Wikipedia and Academia

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In October of 2007, Martha Groom, Associate Professor, Interdisciplinary Arts & Sciences, and Andreas Brockhaus, Director of Learning Technologies, both from the University of Washington Bothell, presented a paper at EDUCAUSE2007 entitled, “Using Wikipedia to Reenvision the Term Paper”. The abstract read:

“The structure of the traditional term paper can limit its educational value. To make the assignment more meaningful, students published their papers in Wikipedia. This session will examine how publishing for a large online community motivated students to do better work and deal with issues of voice, knowledge, and community.”

Groom’s first attempt at incorporating Wikipedia into a class came in the fall of 2006, when she required her students to make a major revision to an existing article or to create one of their own, with a minimum of 1,500 words, for 60 percent of the grade. The assignment, for her course on environmental history and globalization, encompassed an initial proposal, a first draft, revisions and peer review, after which students would post the final article to the Web site. For the next semester, and after student feedback, Groom decided to lower the weight of the assignment (to 40 percent of the grade) and have students work in groups.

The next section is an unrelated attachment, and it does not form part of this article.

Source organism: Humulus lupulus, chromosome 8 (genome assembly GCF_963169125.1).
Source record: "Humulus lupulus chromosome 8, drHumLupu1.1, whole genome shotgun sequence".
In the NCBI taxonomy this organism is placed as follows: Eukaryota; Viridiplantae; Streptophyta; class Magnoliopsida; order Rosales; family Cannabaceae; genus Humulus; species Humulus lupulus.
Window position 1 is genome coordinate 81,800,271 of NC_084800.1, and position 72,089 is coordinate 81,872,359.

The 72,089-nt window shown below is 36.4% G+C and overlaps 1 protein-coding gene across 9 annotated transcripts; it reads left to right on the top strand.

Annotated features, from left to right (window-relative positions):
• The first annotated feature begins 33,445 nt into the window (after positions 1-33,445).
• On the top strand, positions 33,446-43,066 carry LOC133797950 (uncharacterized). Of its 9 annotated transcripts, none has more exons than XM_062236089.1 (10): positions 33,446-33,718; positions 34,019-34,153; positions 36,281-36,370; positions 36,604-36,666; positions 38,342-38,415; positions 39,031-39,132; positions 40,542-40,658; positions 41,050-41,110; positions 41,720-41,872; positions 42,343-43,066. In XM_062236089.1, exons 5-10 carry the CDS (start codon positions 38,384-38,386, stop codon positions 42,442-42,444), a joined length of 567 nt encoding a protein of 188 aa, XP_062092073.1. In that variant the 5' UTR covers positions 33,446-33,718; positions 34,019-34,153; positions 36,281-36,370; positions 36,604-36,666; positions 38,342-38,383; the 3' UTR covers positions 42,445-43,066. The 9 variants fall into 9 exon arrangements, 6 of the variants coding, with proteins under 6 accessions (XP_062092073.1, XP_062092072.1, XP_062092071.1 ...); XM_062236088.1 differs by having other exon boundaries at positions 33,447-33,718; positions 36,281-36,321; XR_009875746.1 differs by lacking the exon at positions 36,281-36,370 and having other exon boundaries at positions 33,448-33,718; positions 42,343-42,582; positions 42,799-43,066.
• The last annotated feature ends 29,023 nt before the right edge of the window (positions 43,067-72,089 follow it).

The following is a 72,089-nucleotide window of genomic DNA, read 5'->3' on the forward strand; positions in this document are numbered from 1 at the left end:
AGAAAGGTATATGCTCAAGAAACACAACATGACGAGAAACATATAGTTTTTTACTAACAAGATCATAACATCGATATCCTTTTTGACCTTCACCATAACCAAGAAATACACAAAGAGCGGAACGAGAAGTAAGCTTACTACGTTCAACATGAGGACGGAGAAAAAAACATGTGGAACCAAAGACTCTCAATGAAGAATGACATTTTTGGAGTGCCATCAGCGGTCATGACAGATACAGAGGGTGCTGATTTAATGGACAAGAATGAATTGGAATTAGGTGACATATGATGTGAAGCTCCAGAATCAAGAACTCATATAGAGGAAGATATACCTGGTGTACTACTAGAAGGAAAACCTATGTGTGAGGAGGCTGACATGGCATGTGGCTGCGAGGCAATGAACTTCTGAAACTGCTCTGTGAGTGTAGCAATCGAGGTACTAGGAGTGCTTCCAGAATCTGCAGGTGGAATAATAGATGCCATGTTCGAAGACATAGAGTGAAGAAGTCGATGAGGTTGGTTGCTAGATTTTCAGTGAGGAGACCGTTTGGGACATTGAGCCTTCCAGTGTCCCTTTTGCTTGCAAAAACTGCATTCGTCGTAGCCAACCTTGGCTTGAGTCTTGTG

The notion of using Wikipedia, vilified by many an academic, will be anathema to many and an intriguing opportunity for others. For more information about this project, visit When Wikipedia Is the Assignment. This article includes a link to Groom and Brockhaus’ power point presentation to EDUCAUSE 2007. More information and commentary can be found at:

Prof replaces term papers with Wikipedia contributions, suffering ensues

Using Wikipedia to Re-envision the Term Paper

Wikipedia not good enough for you? Edit it

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